The Woman Warrior: Chapter 3
Summary – Chapter Three, ‘Shaman’
This chapter begins by referring to the narrator’s mother’s medical diploma. It is explained that her mother used the money sent to her by her husband to become a doctor when living in China. He was still in the United States and their two children had died (aged two and three). It is described how she left the family home to study and for two years was free of families and lived ‘without servitude’. The narrator’s mother was 20 years older than the other students, but only admitted to being 10 years older. She studied in secret and was expected to do better as she was older (and so the younger she claimed to be, the less pressure she felt).
The story is also related of her mother showing her bravery to the other students by sleeping alone in a room where there was supposed to be a ghost. It sat on her in the night and she told the others about it the next day. She also directed arrangements to get rid of it.
After two years, she returned home as a doctor. She also kept her maiden name, Brave Orchid, even when she emigrated. When she returned to her village, she also had girl with her, who was a slave she bought on the road from a professional trader. She told the girl she would train her to be her nurse. The narrator sees her mother’s enthusiasm for her – her now eldest child – as being duller than it was for this slave girl and for her dead older brother and sister.
Stories of ghosts are told and are introduced with the explanation that when the thermometer reaches 111 degrees in the laundry, her mother or father say it is time for a ghost story ‘so that we could get some good chills up our backs’. The narrator has read in the research ‘against ghost fear’ which was published by the Chinese Academy of Science, of ghost battlers who like her mother were ‘bold eaters’ and tells some of these tales.
The narrative moves on to how they as a family eat all sorts of food including skunk. She tells one of her mother’s stories about food, about eating a monkey, and this is one that she does not want to hear. It is about eating monkey brains and it is implied that this happened while it was still alive. The ‘curtain flaps’ of memory close mercifully, however, and she cannot remember the whole story.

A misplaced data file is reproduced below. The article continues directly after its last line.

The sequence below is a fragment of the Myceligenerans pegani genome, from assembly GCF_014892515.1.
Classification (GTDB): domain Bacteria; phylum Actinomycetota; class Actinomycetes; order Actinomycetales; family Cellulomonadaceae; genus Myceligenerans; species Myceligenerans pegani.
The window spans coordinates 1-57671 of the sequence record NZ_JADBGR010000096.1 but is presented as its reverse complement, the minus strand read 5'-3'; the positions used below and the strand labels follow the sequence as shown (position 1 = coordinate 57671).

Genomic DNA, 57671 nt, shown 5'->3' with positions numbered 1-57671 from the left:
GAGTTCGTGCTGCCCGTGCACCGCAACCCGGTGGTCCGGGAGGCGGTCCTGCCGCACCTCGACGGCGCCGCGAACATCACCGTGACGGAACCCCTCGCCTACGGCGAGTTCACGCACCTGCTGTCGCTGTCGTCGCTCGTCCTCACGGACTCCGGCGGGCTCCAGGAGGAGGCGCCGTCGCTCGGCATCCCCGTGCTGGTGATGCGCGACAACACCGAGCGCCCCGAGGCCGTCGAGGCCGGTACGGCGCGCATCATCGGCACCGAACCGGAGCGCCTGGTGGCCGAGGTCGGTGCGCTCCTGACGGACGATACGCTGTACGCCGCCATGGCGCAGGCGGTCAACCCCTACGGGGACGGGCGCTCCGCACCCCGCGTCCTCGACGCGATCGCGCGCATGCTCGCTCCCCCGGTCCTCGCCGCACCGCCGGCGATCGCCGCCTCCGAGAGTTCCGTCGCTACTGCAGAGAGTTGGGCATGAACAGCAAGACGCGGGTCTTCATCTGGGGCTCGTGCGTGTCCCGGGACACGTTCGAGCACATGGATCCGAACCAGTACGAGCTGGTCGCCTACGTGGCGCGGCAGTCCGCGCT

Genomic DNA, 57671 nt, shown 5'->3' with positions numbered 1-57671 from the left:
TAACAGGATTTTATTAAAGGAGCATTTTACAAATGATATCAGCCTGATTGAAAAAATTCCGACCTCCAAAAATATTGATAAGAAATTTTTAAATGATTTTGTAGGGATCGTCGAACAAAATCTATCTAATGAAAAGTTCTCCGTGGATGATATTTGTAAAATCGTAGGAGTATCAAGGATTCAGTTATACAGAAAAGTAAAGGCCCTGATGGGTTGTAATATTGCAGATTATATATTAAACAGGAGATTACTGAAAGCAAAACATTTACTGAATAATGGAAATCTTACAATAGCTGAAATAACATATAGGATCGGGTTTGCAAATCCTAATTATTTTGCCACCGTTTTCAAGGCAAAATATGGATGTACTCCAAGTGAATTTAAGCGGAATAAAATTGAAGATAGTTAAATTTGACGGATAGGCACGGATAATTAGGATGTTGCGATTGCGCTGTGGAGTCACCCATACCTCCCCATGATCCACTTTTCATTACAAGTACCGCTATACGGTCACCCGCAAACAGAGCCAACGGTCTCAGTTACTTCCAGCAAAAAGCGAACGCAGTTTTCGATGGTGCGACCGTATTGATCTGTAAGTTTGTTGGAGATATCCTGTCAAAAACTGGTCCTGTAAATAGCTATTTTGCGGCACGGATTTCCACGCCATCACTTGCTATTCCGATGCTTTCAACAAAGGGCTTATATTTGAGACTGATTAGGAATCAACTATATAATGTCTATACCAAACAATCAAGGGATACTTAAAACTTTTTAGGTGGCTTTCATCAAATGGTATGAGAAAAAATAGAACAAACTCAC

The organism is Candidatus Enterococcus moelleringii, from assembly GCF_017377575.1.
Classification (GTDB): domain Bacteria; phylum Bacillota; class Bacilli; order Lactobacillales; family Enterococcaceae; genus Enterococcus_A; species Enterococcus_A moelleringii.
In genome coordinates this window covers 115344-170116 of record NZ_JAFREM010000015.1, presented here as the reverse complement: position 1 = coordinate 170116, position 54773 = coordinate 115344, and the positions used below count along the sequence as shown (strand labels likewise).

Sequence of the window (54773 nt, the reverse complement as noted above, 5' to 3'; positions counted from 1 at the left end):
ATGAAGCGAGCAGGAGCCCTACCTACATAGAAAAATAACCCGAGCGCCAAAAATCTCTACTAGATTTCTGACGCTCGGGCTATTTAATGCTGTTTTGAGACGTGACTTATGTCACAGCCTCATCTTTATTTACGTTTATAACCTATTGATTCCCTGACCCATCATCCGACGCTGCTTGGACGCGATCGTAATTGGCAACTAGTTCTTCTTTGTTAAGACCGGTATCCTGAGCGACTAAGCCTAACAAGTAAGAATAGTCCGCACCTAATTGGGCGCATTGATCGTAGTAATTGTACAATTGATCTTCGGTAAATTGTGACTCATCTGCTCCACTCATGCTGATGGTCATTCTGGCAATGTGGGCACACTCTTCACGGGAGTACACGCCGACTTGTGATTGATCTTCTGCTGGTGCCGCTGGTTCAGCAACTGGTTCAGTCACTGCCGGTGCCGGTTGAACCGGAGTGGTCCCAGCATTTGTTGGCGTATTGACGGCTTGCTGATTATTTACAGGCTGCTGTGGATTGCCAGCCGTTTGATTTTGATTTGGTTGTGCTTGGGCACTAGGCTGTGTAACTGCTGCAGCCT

The narrative cuts back to describe how her mother left the village not long after ‘the village crazy lady’ was stoned by the villagers who thought she was signalling to Japanese enemy planes. She left China in the winter of 1939, almost six months after the stoning, and arrived in New York in January 1940.
The narrative switches again to the narrator relating her visit to her parents as an adult. Her mother comes to talk to her while she is in bed. Her mother says they will not be going back to China and the narrator says that they have been saying this since 1949. Her mother replies it is now final as they received a letter yesterday from the villagers and they asked if it was alright that they had taken over their land. The last uncles have been killed, so only the narrator’s father can give this permission. He has written back to confirm this. Her mother says she now only wants to have her house full again with relatives with children and in-laws: ‘She prises open my head and my fists and crams into them responsibility for time, responsibility for intervening oceans.’
The narrator says to her how she is not poorly when she is away from ‘here’ and is not always watching for ghosts. She says she has found ‘ghost-free’ places in this country. Her mother replies that it is better that she stays away and calls her Little Dog (which is an endearment she has not used for years) and the world seems lighter.
Analysis – Chapter Three, ‘Shaman’
The complex mother-daughter relationship is given a central focus in this chapter as the bravery of the narrator’s mother, Brave Orchid, is returned to again and again while the narrator also makes it apparent that she is also overwhelmed by her. Brave Orchid is depicted as a warrior of her time and her daughter describes her with evident pride. At the same time, the mother is seen to be domineering and too ready to cram her head and fists with ‘responsibility’.